• Reconsidering any revisions to contracts in order to satisfy the DOL’s guidance on 408(b)(2) disclosures that it issued last August. Recall that the DOL said: “In the case of a service provider who is providing or reasonably expects to provide fiduciary investment advice services within the meaning of the currently applicable Fiduciary Rule and whose contract with or disclosures to an ERISA pension plan client include a statement that the service provider is not a fiduciary or is not providing fiduciary services, the Department would not treat the service provider as having furnished the plan with an accurate and complete description of the services that will be performed under the contract or arrangement until a revised contract or disclosure is provided that removes or corrects that affirmatively incorrect statement.” Because these same services may no longer be fiduciary in nature post-Fiduciary Rule, and recognizing the uncertainty service providers face at this time, rethinking these changes may make sense.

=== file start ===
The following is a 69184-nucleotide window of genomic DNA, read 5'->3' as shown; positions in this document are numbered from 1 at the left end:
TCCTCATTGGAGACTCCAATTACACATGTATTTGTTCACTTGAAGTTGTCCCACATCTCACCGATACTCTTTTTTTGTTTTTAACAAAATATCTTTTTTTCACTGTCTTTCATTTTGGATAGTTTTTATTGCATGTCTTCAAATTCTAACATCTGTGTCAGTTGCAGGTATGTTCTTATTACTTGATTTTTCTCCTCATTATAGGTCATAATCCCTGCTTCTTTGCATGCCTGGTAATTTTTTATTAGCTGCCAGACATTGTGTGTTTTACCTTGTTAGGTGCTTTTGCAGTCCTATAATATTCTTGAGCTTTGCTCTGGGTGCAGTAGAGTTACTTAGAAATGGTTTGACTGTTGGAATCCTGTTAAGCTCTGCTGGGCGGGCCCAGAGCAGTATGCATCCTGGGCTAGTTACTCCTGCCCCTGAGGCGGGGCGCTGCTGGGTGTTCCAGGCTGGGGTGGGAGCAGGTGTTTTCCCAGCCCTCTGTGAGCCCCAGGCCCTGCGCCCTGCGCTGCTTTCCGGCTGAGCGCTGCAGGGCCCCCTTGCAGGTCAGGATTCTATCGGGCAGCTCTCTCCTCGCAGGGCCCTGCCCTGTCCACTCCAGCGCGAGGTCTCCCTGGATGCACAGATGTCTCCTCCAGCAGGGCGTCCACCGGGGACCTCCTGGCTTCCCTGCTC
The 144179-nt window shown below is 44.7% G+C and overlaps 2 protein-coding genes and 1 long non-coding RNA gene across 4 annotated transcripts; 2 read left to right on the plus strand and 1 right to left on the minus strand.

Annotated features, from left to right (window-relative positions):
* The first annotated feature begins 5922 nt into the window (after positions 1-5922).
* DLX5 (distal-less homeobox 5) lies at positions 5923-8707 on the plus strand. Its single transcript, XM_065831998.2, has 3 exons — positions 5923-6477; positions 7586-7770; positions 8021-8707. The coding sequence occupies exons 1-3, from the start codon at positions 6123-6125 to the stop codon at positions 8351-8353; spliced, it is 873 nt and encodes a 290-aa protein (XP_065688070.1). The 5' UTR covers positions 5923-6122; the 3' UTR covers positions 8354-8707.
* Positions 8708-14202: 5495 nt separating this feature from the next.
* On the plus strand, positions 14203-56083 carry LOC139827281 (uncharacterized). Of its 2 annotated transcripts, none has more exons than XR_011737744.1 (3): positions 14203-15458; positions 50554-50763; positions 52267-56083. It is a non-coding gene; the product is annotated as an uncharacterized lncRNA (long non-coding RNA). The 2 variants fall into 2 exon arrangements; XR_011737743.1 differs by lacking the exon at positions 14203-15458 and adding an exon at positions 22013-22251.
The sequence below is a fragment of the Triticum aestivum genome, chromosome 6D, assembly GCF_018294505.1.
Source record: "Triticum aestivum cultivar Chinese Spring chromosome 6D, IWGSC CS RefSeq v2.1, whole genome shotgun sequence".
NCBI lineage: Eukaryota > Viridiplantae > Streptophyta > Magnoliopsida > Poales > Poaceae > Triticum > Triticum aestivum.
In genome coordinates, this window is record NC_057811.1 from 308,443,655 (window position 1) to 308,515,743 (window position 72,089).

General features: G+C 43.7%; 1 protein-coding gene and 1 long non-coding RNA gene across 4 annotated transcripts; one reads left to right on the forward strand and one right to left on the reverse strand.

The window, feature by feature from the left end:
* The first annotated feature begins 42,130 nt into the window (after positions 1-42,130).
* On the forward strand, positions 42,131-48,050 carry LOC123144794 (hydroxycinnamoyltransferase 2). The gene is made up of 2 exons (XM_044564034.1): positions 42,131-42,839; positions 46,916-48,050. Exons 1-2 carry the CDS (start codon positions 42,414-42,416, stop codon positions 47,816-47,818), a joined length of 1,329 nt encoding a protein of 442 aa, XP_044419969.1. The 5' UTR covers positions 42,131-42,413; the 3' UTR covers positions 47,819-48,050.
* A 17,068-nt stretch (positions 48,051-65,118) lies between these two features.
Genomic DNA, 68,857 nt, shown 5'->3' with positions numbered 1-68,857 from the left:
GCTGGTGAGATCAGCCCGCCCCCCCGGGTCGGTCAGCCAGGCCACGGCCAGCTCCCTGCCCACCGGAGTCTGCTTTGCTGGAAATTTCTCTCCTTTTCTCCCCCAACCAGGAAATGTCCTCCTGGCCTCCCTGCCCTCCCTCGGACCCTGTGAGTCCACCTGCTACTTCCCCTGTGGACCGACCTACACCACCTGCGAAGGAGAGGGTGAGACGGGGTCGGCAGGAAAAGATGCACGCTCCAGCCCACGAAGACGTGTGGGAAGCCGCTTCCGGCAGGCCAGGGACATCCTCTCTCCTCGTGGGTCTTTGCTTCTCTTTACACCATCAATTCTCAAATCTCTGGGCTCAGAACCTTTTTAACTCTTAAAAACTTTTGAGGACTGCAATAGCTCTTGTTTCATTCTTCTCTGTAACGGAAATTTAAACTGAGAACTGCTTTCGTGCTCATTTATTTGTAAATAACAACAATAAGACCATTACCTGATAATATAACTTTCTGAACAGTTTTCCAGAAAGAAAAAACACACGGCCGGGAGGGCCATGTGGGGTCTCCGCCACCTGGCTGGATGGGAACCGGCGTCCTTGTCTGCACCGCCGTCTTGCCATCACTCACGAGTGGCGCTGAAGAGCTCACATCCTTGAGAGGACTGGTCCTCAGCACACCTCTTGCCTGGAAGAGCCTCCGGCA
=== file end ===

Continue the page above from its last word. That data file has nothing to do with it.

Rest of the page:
• Re-evaluating whether to continue excluding small plans and IRAs from investing in private funds, if that determination had been made to prevent a fund manager from inadvertently becoming an investment advice fiduciary to an IRA investor or small plan during the sales and subscription process.
    We do not think it is a foregone conclusion that the 1975 five-part test of what it means to be an investment advice fiduciary under ERISA will be reinstated and that the DOL Fiduciary Rule has begun its ride into the sunset. We do believe, however, it is reasonable to begin considering tasks that will be necessary to transition to a post-DOL Fiduciary Rule world.

SEC’s New Best Interest Standard … Coming (Very) Soon?